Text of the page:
Paul Salvatore provides strategic labor and employment law advice to companies, boards of directors/trustees, senior executives and general counsel in such areas as labor-management relations, major litigation, alternative dispute resolution, international labor and employment issues, and corporate transactions.
Paul negotiates major collective bargaining agreements in several industries, including real estate and construction. He represents the NYC real estate industry’s multi-employer organization, the Realty Advisory Board on Labor Relations (RAB), and its principal trade organization, the Real Estate Board of New York (REBNY). In 2018, he assisted the RAB in reaching a new collective bargaining agreement with SEIU Local 32BJ, covering 30,000 residential sector employees. Paul also represented the Cement League, a multiemployer group of NYC area superstructure contractors, in halting an illegal strike by the Carpenters Union and negotiating a significant new, more competitive, collective bargaining agreement. He previously negotiated, on behalf of The Related Companies with 18 New York City construction unions, a landmark project labor agreement (PLA) for Hudson Yards on Manhattan’s West Side, the largest private real estate development in U.S. history. In 2019, he assisted Related in resolving the very public labor disputes at Hudson Yards in time for its grand opening. For his work in this sector, City & State magazine named him one of the 25 most powerful lawyers in New York.
Paul tries arbitrations and litigations, and argues appeals, arising from labor-management relationships. Paul argued and won before the U.S. Supreme Court 14 Penn Plaza LLC v. Pyett. In a 5-4 decision of importance to employers, the Court held a collective bargaining agreement that explicitly requires unionized employees to arbitrate employment discrimination claims is enforceable, modifying 35 years of labor law. In 2016, he argued and won NBC Universal Media, LLC v. NLRB, where the D.C. Circuit -- rejecting the National Labor Relations Board’s (NLRB) analysis -- found “the reasoning supporting the [NLRB’s] judgment … incomprehensible.” In 2017, Paul argued and won T-Mobile v. NLRB where the Fifth Circuit refused to enforce the NLRB’s ban on certain common sense employee handbook policy provisions, finding the NLRB’s analysis to be unreasonable.
Paul represents universities and colleges in their labor and employment relations, including in the currently active areas of graduate student and adjunct faculty union organizing. He is representing Yale, Duke, Chicago, Washington University in St. Louis and other universities in their response to graduate student unionization after the NLRB’s controversial 2016 decision finding graduate teaching/research assistants to be employees under the labor law. He has negotiated innovative non-NLRB election agreements at Cornell and Brown Universities.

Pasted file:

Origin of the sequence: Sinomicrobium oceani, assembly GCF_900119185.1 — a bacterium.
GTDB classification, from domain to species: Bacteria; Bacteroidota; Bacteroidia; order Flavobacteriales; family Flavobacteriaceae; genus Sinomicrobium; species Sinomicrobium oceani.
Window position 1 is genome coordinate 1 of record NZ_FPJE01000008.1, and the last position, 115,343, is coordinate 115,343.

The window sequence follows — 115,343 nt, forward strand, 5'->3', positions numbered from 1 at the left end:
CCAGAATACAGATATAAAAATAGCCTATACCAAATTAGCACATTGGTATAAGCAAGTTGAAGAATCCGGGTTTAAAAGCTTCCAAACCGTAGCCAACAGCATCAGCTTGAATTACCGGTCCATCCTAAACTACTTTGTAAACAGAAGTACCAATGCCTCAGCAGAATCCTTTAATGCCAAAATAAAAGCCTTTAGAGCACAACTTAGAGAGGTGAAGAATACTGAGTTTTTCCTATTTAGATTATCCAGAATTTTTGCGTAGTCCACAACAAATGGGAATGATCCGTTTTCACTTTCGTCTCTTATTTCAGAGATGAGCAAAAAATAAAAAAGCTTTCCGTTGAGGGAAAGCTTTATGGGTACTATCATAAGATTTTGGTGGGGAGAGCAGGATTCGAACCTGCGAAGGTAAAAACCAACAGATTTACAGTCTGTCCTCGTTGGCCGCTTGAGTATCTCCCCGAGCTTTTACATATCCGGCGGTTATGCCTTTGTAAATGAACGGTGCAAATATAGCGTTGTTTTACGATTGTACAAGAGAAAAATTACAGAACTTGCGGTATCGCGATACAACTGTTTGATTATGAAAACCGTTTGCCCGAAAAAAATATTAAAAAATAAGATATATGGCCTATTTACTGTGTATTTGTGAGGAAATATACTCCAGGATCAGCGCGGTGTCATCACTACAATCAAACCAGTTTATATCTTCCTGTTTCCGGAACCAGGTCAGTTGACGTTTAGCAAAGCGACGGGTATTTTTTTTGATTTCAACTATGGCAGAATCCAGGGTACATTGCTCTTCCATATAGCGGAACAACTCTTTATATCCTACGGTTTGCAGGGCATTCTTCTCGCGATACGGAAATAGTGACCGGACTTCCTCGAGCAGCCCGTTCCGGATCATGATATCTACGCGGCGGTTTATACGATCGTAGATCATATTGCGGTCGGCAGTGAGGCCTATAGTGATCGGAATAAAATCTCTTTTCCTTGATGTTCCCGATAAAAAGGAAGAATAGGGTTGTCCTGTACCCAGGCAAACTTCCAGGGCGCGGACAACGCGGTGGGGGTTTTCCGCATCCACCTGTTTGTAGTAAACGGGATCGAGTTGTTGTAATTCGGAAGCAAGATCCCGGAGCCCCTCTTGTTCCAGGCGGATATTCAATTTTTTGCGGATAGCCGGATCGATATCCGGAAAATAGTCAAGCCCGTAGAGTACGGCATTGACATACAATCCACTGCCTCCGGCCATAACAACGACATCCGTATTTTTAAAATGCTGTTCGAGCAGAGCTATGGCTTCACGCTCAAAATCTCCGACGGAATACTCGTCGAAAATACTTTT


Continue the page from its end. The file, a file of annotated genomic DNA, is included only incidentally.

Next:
An honors graduate of Cornell's School of Industrial and Labor Relations (ILR) and the Cornell Law School, Paul served eight years on Cornell’s Board of Trustees, including on its Executive Committee. Upon completion of his terms, he was elected Trustee Emeritus and Presidential Councilor. Paul presently serves as a Trustee Member of the Board of Overseers of Weill Cornell Medicine, as well as on the Law School and ILR Deans’ Advisory Councils. In 2002, ILR awarded him the Judge William B. Groat prize, the school’s highest honor.
At Proskauer, Paul was elected to its Executive Committee and served as co-chair of its global Labor & Employment Law Department, named by The American Lawyer and Chambers USA as one of the premier U.S. practices. He is widely recognized as a leading U.S. labor and employment lawyer in such publications as Chambers Global and USA (Band 1), and Legal 500 (“Hall of Fame”). The National Law Journal selected Paul as one of "The Decade's Most Influential Lawyers" – one of only three in the labor and employment law field. His peers elected him to the College of Labor and Employment Lawyers.
Paul counsels business groups, including the U.S. Chamber of Commerce and its Litigation Center. An active speaker and writer on labor and employment law issues, he serves as the longtime legal columnist for Human Resource Executive Magazine. Publications include “The Pyett Protocol: Collectively Bargained Grievance Arbitration as a Forum for Individual Statutory Employment Claims” (co-authored by Terry Meginniss) in Beyond Elite Law: Access to Civil Justice in America (Cambridge University Press 2016) (edited by Samuel Estreicher and Joy Radice).